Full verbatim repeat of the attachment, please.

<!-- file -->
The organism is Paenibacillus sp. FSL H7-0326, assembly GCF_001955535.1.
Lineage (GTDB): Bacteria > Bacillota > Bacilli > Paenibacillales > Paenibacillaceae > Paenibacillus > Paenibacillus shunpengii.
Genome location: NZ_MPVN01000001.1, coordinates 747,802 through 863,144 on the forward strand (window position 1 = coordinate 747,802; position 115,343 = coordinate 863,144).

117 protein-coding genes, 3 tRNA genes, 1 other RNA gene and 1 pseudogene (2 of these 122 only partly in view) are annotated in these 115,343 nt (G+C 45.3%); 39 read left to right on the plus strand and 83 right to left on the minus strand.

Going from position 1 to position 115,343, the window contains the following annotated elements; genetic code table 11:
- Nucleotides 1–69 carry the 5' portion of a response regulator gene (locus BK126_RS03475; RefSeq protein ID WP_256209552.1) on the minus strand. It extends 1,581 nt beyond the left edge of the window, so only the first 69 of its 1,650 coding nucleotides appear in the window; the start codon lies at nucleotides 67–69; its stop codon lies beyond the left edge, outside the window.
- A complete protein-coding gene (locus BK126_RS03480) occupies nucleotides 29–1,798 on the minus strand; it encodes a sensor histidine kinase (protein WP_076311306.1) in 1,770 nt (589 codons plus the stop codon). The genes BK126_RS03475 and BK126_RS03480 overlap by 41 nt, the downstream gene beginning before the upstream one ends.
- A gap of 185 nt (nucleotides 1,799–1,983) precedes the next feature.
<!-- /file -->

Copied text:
The organism is Paenibacillus sp. FSL H7-0326, assembly GCF_001955535.1.
Lineage (GTDB): Bacteria > Bacillota > Bacilli > Paenibacillales > Paenibacillaceae > Paenibacillus > Paenibacillus shunpengii.
Genome location: NZ_MPVN01000001.1, coordinates 747,802 through 863,144 on the forward strand (window position 1 = coordinate 747,802; position 115,343 = coordinate 863,144).

117 protein-coding genes, 3 tRNA genes, 1 other RNA gene and 1 pseudogene (2 of these 122 only partly in view) are annotated in these 115,343 nt (G+C 45.3%); 39 read left to right on the plus strand and 83 right to left on the minus strand.

Going from position 1 to position 115,343, the window contains the following annotated elements; genetic code table 11:
- Nucleotides 1–69 carry the 5' portion of a response regulator gene (locus BK126_RS03475; RefSeq protein ID WP_256209552.1) on the minus strand. It extends 1,581 nt beyond the left edge of the window, so only the first 69 of its 1,650 coding nucleotides appear in the window; the start codon lies at nucleotides 67–69; its stop codon lies beyond the left edge, outside the window.
- A complete protein-coding gene (locus BK126_RS03480) occupies nucleotides 29–1,798 on the minus strand; it encodes a sensor histidine kinase (protein WP_076311306.1) in 1,770 nt (589 codons plus the stop codon). The genes BK126_RS03475 and BK126_RS03480 overlap by 41 nt, the downstream gene beginning before the upstream one ends.
- A gap of 185 nt (nucleotides 1,799–1,983) precedes the next feature.